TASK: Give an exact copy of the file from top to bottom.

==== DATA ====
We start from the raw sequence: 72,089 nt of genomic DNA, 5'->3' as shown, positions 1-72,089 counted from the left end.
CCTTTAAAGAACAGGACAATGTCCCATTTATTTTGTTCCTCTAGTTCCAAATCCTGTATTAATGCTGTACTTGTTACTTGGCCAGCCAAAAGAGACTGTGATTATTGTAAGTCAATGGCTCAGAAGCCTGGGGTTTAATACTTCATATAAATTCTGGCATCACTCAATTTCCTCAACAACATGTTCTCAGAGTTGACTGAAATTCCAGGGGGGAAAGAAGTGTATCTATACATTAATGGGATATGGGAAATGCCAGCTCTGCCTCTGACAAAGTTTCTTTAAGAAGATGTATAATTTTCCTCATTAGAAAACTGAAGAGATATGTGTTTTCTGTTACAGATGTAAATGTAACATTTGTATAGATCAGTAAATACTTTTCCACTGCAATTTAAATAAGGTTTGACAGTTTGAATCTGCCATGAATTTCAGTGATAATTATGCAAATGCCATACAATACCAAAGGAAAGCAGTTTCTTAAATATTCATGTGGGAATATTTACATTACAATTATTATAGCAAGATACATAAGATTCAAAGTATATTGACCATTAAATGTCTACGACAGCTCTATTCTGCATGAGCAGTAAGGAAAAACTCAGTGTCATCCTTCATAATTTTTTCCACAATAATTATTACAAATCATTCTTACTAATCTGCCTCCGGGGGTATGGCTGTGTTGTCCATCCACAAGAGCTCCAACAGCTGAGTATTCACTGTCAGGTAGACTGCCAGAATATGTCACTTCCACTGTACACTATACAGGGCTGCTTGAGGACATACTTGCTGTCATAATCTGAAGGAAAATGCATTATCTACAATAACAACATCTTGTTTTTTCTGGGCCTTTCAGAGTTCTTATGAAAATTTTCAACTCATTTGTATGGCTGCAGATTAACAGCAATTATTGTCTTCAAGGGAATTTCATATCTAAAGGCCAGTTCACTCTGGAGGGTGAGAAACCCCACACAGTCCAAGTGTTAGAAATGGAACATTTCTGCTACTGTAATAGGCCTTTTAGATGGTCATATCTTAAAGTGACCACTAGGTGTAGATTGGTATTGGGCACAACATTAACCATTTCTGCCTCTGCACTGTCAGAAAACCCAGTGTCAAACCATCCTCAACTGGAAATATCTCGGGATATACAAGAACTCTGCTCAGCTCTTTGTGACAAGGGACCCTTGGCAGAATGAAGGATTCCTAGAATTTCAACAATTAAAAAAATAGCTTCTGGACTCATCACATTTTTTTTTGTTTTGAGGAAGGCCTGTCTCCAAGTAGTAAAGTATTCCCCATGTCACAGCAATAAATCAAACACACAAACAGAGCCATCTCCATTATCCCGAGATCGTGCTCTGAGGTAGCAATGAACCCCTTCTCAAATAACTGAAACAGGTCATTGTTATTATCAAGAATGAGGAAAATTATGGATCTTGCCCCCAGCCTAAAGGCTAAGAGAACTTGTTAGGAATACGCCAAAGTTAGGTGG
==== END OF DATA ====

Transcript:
We start from the raw sequence: 72,089 nt of genomic DNA, 5'->3' as shown, positions 1-72,089 counted from the left end.
CCTTTAAAGAACAGGACAATGTCCCATTTATTTTGTTCCTCTAGTTCCAAATCCTGTATTAATGCTGTACTTGTTACTTGGCCAGCCAAAAGAGACTGTGATTATTGTAAGTCAATGGCTCAGAAGCCTGGGGTTTAATACTTCATATAAATTCTGGCATCACTCAATTTCCTCAACAACATGTTCTCAGAGTTGACTGAAATTCCAGGGGGGAAAGAAGTGTATCTATACATTAATGGGATATGGGAAATGCCAGCTCTGCCTCTGACAAAGTTTCTTTAAGAAGATGTATAATTTTCCTCATTAGAAAACTGAAGAGATATGTGTTTTCTGTTACAGATGTAAATGTAACATTTGTATAGATCAGTAAATACTTTTCCACTGCAATTTAAATAAGGTTTGACAGTTTGAATCTGCCATGAATTTCAGTGATAATTATGCAAATGCCATACAATACCAAAGGAAAGCAGTTTCTTAAATATTCATGTGGGAATATTTACATTACAATTATTATAGCAAGATACATAAGATTCAAAGTATATTGACCATTAAATGTCTACGACAGCTCTATTCTGCATGAGCAGTAAGGAAAAACTCAGTGTCATCCTTCATAATTTTTTCCACAATAATTATTACAAATCATTCTTACTAATCTGCCTCCGGGGGTATGGCTGTGTTGTCCATCCACAAGAGCTCCAACAGCTGAGTATTCACTGTCAGGTAGACTGCCAGAATATGTCACTTCCACTGTACACTATACAGGGCTGCTTGAGGACATACTTGCTGTCATAATCTGAAGGAAAATGCATTATCTACAATAACAACATCTTGTTTTTTCTGGGCCTTTCAGAGTTCTTATGAAAATTTTCAACTCATTTGTATGGCTGCAGATTAACAGCAATTATTGTCTTCAAGGGAATTTCATATCTAAAGGCCAGTTCACTCTGGAGGGTGAGAAACCCCACACAGTCCAAGTGTTAGAAATGGAACATTTCTGCTACTGTAATAGGCCTTTTAGATGGTCATATCTTAAAGTGACCACTAGGTGTAGATTGGTATTGGGCACAACATTAACCATTTCTGCCTCTGCACTGTCAGAAAACCCAGTGTCAAACCATCCTCAACTGGAAATATCTCGGGATATACAAGAACTCTGCTCAGCTCTTTGTGACAAGGGACCCTTGGCAGAATGAAGGATTCCTAGAATTTCAACAATTAAAAAAATAGCTTCTGGACTCATCACATTTTTTTTTGTTTTGAGGAAGGCCTGTCTCCAAGTAGTAAAGTATTCCCCATGTCACAGCAATAAATCAAACACACAAACAGAGCCATCTCCATTATCCCGAGATCGTGCTCTGAGGTAGCAATGAACCCCTTCTCAAATAACTGAAACAGGTCATTGTTATTATCAAGAATGAGGAAAATTATGGATCTTGCCCCCAGCCTAAAGGCTAAGAGAACTTGTTAGGAATACGCCAAAGTTAGGTGG